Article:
Balance is our ability to stay upright whether that’s sitting or standing. Good balance relies on 3 systems of the body working well.
- The Proprioceptive system (PS) which collects sensory feedback from our skin, soft tissue and joints about where parts of our body are in the space around us, this feeds back to the brain where information collected from our senses combines to tell our body where we are. Our brain sorts through this information and then decides what it needs to do to correct a part to keep us upright.
- Vestibular system (VS) collects information from the position of the head and sudden changes in the direction of movement in the head. Fluid within the ear helps with this.
- Visual system (ViS) collects information from what we see around us.
(Interestingly on a stable surface input is 70% PS, 20% VS and 10% ViS but on an unstable surface it swaps to 10% PS, 60% VS and 30% ViS)
All this information collecting; processing and motor feedback happens in a split second and it’s this that keeps us from falling as we move around in our daily activities.
There are two types of balance, static and dynamic. Static is a held position such as a single leg stand or a headstand and dynamic refers to our balance as we move around.
When this information process is hindered; it may be by cognitive decline, weak muscles, loss of range of movement in a joint, soft tissue damage, muscle wasting or illness, we become less able to correct our self and our balance becomes compromised leading to a higher risk of falls.
In clinic I use balance as an assessment tool on many of my patients. I’m looking at how they achieve a static position, can they maintain it for a healthy length of time, can they adjust their position if they wobble. If poor balance is an issue then part of my role is to find out what the underlying causes may be and help them correct it. Having a history of ankle injuries can lead to an unstable ankle which can affect the proprioceptive system, having weak muscles may mean a patient cant engage their core muscles to keep them standing tall. Weak hip muscles may mean a hip drop to one side or the inability to stabilise on one leg. Having poor balance is the major risk for falls which are a very common and a serious health issue faced by older people in England, often resulting in a fracture. People aged 65 and older have the highest risk of falling; around a third of people aged 65 and over, and around half of people aged 80 and over, fall at least once a year. Falling is a cause of distress, pain, injury, loss of confidence, loss of independence and mortality and is linked to reduce mortality.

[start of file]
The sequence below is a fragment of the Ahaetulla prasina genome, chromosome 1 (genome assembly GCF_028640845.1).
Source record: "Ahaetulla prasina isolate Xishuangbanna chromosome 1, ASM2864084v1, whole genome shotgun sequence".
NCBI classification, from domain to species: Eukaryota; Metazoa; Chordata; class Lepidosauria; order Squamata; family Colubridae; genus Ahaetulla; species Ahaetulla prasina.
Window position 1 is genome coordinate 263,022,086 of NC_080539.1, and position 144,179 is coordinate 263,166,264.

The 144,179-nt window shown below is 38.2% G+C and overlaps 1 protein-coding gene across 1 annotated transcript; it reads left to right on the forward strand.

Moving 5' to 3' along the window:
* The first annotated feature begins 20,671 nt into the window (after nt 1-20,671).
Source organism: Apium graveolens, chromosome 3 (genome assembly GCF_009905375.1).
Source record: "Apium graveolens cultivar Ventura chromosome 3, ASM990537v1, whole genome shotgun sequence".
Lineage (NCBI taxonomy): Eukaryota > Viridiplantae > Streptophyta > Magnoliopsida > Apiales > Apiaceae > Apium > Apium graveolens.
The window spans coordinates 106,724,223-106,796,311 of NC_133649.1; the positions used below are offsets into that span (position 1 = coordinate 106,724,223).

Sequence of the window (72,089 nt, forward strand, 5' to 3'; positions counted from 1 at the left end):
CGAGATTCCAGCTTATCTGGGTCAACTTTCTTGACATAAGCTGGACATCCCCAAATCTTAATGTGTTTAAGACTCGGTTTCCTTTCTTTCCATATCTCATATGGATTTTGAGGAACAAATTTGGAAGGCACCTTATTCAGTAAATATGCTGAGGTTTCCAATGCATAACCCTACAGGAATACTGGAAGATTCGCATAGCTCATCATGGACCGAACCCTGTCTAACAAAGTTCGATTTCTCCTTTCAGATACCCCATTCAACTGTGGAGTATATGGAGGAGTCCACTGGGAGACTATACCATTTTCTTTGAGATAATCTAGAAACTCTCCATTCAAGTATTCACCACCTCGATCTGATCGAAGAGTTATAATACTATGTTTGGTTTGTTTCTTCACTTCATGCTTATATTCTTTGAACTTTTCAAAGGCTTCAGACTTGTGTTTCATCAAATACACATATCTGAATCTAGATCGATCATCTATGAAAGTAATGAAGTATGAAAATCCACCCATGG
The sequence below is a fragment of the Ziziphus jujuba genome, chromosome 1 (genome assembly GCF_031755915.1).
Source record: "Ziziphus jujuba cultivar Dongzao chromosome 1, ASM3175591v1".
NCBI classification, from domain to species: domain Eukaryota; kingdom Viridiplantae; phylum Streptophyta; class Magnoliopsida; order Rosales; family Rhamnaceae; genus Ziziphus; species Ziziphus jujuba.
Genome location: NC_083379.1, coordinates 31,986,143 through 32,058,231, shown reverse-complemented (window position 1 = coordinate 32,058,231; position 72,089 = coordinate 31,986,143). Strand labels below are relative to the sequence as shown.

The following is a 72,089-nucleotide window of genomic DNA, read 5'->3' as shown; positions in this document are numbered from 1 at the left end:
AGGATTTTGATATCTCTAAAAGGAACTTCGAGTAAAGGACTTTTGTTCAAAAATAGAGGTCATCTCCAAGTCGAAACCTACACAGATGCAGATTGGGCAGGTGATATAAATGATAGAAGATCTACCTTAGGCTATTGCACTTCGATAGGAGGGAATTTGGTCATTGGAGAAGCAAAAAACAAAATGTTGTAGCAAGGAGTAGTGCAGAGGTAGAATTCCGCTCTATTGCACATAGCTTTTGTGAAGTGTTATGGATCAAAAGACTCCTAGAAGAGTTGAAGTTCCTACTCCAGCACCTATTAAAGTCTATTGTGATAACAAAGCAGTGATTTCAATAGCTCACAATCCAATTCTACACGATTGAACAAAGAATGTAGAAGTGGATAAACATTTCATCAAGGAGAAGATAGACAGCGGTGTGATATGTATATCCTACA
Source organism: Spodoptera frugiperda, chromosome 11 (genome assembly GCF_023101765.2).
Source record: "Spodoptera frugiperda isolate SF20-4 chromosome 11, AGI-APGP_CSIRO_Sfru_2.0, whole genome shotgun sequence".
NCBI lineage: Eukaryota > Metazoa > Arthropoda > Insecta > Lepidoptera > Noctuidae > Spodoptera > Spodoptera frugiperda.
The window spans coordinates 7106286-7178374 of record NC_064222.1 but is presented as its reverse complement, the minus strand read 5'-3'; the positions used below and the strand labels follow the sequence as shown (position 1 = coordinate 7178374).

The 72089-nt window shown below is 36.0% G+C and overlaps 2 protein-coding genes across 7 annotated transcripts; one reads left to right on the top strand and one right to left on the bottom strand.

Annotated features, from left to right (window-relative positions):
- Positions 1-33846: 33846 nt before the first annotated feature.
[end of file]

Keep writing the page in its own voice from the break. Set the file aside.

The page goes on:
So hopefully you can see how important balance is and why maintaining healthy body systems will maintain good balance. Assessing balance is a vital part of rehab and often patients are shocked at how poor their balance is. As we age, we lose muscle mass and cognitive ability slows. Exercise is key to maintaining both of these. Strengthening our bodies as we age allows us to maintain muscle and challenge or senses to keep them sharp. Strength exercises have been found to be really important as we age although many older adults are reluctant to use weights or don’t understand how important this element is. My job is to help educate patients about the importance of exercise and give them ways they can exercise safely: whether its at home or in a group. Even just practicing balance exercise can improve your ability to balance. If you are struggling with your balance and would like to find out how I can help, please get in touch and we can have a chat. You can also drop into clinic and collect some really great leaflets on preventing falls.
The video below shows you how to check your balance, give it a go and see where you are at. Remember…..its never too late (or early) to work on your balance.